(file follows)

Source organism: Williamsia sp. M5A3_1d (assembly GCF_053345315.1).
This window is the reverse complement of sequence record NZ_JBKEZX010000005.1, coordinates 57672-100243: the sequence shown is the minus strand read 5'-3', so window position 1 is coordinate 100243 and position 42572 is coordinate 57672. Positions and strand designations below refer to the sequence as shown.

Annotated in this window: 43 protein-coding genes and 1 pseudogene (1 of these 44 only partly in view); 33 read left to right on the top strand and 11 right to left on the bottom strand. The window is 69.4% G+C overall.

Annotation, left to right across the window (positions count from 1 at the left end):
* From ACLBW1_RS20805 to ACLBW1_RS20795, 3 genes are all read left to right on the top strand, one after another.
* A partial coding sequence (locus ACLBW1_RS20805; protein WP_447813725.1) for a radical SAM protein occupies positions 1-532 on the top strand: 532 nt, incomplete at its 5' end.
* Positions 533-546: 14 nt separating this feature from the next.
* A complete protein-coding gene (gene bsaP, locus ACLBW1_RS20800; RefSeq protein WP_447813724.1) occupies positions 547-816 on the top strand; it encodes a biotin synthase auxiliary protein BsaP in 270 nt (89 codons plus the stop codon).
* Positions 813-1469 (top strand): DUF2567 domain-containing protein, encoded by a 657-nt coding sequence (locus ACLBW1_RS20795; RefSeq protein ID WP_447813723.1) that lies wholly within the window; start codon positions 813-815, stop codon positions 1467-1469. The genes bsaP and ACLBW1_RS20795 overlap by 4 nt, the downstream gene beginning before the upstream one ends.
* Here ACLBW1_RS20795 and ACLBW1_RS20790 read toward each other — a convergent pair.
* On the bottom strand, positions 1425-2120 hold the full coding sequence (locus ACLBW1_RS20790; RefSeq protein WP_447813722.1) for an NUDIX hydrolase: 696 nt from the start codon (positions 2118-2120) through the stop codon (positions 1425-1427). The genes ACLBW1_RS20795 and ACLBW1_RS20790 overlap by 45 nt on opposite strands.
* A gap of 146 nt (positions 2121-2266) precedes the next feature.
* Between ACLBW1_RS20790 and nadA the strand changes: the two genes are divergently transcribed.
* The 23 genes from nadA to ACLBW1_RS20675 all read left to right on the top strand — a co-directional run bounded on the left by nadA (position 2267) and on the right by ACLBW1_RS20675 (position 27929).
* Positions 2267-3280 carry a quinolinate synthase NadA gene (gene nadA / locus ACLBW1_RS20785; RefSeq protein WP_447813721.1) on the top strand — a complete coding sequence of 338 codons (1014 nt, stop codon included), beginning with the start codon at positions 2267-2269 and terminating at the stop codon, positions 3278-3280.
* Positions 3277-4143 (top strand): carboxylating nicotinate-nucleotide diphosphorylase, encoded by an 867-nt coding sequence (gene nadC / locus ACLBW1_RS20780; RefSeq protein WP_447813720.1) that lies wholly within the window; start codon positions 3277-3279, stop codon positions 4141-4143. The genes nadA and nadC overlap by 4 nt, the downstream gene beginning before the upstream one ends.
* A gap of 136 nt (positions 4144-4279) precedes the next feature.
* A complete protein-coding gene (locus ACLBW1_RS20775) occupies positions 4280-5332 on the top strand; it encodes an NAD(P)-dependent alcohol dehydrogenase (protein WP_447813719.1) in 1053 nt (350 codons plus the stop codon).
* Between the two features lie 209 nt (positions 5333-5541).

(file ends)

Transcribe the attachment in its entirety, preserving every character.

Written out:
Source organism: Williamsia sp. M5A3_1d (assembly GCF_053345315.1).
This window is the reverse complement of sequence record NZ_JBKEZX010000005.1, coordinates 57672-100243: the sequence shown is the minus strand read 5'-3', so window position 1 is coordinate 100243 and position 42572 is coordinate 57672. Positions and strand designations below refer to the sequence as shown.

Annotated in this window: 43 protein-coding genes and 1 pseudogene (1 of these 44 only partly in view); 33 read left to right on the top strand and 11 right to left on the bottom strand. The window is 69.4% G+C overall.

Annotation, left to right across the window (positions count from 1 at the left end):
* From ACLBW1_RS20805 to ACLBW1_RS20795, 3 genes are all read left to right on the top strand, one after another.
* A partial coding sequence (locus ACLBW1_RS20805; protein WP_447813725.1) for a radical SAM protein occupies positions 1-532 on the top strand: 532 nt, incomplete at its 5' end.
* Positions 533-546: 14 nt separating this feature from the next.
* A complete protein-coding gene (gene bsaP, locus ACLBW1_RS20800; RefSeq protein WP_447813724.1) occupies positions 547-816 on the top strand; it encodes a biotin synthase auxiliary protein BsaP in 270 nt (89 codons plus the stop codon).
* Positions 813-1469 (top strand): DUF2567 domain-containing protein, encoded by a 657-nt coding sequence (locus ACLBW1_RS20795; RefSeq protein ID WP_447813723.1) that lies wholly within the window; start codon positions 813-815, stop codon positions 1467-1469. The genes bsaP and ACLBW1_RS20795 overlap by 4 nt, the downstream gene beginning before the upstream one ends.
* Here ACLBW1_RS20795 and ACLBW1_RS20790 read toward each other — a convergent pair.
* On the bottom strand, positions 1425-2120 hold the full coding sequence (locus ACLBW1_RS20790; RefSeq protein WP_447813722.1) for an NUDIX hydrolase: 696 nt from the start codon (positions 2118-2120) through the stop codon (positions 1425-1427). The genes ACLBW1_RS20795 and ACLBW1_RS20790 overlap by 45 nt on opposite strands.
* A gap of 146 nt (positions 2121-2266) precedes the next feature.
* Between ACLBW1_RS20790 and nadA the strand changes: the two genes are divergently transcribed.
* The 23 genes from nadA to ACLBW1_RS20675 all read left to right on the top strand — a co-directional run bounded on the left by nadA (position 2267) and on the right by ACLBW1_RS20675 (position 27929).
* Positions 2267-3280 carry a quinolinate synthase NadA gene (gene nadA / locus ACLBW1_RS20785; RefSeq protein WP_447813721.1) on the top strand — a complete coding sequence of 338 codons (1014 nt, stop codon included), beginning with the start codon at positions 2267-2269 and terminating at the stop codon, positions 3278-3280.
* Positions 3277-4143 (top strand): carboxylating nicotinate-nucleotide diphosphorylase, encoded by an 867-nt coding sequence (gene nadC / locus ACLBW1_RS20780; RefSeq protein WP_447813720.1) that lies wholly within the window; start codon positions 3277-3279, stop codon positions 4141-4143. The genes nadA and nadC overlap by 4 nt, the downstream gene beginning before the upstream one ends.
* A gap of 136 nt (positions 4144-4279) precedes the next feature.
* A complete protein-coding gene (locus ACLBW1_RS20775) occupies positions 4280-5332 on the top strand; it encodes an NAD(P)-dependent alcohol dehydrogenase (protein WP_447813719.1) in 1053 nt (350 codons plus the stop codon).
* Between the two features lie 209 nt (positions 5333-5541).